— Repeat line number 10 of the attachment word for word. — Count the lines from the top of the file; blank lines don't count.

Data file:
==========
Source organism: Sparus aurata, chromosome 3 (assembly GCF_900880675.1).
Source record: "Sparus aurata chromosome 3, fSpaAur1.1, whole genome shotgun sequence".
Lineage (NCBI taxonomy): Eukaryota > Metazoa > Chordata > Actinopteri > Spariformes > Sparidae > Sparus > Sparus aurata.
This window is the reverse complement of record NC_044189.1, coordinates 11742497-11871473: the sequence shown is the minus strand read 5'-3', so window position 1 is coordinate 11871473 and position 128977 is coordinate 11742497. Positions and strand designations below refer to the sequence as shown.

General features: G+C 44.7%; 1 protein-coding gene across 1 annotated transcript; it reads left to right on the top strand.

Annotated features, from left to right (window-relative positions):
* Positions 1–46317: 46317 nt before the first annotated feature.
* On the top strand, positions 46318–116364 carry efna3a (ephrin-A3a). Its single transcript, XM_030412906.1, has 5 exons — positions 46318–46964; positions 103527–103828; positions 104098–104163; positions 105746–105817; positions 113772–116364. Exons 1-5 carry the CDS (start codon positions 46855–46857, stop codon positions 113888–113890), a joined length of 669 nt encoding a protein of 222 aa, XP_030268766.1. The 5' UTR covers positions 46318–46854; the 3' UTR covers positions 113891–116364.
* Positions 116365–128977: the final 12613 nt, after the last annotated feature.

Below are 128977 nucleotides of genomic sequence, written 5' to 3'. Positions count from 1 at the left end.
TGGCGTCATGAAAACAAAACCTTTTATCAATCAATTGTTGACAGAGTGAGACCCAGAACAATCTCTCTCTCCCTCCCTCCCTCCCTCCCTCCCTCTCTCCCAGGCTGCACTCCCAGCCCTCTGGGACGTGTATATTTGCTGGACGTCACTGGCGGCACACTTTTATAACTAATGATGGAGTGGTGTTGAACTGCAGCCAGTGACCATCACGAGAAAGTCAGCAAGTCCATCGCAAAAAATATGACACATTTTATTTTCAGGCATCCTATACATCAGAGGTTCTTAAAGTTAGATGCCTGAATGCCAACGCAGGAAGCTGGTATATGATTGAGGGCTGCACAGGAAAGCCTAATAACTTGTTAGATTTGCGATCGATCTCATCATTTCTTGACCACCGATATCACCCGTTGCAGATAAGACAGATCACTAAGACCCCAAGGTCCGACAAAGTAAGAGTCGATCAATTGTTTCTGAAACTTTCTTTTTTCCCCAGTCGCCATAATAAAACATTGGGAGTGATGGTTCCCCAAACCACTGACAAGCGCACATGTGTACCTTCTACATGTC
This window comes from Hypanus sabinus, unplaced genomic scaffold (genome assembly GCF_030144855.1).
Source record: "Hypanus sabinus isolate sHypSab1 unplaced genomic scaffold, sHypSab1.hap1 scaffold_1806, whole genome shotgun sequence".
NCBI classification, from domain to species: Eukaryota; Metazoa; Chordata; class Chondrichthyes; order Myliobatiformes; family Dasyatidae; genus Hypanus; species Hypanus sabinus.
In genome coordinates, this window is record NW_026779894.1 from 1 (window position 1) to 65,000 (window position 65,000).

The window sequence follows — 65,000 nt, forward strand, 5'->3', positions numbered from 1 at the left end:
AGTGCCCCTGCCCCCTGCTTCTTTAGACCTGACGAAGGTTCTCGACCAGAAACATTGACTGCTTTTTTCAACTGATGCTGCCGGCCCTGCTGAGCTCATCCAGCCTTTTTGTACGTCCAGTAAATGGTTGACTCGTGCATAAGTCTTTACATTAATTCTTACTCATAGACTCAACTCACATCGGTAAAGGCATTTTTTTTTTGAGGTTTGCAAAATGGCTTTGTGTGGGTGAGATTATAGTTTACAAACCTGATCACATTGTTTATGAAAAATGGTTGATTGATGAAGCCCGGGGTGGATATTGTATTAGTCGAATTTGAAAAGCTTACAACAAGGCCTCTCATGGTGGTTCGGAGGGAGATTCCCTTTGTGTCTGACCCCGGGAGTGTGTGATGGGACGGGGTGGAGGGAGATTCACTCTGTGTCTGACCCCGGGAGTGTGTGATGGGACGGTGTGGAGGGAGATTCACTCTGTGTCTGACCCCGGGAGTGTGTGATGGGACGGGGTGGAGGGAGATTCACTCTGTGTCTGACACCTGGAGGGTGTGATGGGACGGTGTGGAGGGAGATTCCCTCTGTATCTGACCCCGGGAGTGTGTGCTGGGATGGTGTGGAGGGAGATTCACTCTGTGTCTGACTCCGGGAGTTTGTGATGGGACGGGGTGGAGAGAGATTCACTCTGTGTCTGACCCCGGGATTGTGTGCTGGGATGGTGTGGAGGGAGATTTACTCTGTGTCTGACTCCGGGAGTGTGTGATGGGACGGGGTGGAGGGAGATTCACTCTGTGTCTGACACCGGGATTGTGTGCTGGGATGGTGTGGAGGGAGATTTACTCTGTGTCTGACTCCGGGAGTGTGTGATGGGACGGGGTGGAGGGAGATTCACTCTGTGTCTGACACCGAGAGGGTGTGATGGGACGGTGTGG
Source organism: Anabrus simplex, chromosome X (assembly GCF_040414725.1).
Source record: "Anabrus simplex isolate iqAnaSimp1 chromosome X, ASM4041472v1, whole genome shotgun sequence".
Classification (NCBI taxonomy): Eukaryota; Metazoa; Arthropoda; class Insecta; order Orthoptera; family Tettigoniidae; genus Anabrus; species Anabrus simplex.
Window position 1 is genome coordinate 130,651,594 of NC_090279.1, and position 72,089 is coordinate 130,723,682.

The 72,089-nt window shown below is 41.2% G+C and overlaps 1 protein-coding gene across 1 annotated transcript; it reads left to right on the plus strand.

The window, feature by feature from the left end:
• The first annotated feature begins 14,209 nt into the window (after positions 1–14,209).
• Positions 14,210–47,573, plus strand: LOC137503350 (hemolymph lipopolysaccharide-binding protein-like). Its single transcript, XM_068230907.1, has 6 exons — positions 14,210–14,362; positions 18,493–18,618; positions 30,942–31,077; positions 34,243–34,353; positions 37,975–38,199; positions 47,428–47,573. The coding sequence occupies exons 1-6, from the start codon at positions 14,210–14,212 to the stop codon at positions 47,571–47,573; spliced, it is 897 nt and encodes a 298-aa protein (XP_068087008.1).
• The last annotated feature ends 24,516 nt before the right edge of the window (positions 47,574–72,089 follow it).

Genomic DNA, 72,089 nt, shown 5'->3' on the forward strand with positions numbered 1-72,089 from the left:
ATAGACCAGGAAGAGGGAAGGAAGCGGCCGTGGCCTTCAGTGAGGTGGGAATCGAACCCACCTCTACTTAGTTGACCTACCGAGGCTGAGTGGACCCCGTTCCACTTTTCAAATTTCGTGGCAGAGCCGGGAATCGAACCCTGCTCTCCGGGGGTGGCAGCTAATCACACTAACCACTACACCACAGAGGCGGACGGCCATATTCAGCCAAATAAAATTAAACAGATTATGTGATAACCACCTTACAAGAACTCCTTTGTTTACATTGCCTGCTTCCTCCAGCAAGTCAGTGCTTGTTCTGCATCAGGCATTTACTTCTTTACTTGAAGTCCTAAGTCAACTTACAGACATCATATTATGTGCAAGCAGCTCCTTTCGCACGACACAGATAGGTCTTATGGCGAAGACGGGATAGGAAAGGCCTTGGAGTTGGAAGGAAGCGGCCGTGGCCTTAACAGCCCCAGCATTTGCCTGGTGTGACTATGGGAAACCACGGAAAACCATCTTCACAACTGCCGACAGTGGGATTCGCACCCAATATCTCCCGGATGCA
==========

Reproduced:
Below are 128977 nucleotides of genomic sequence, written 5' to 3'. Positions count from 1 at the left end.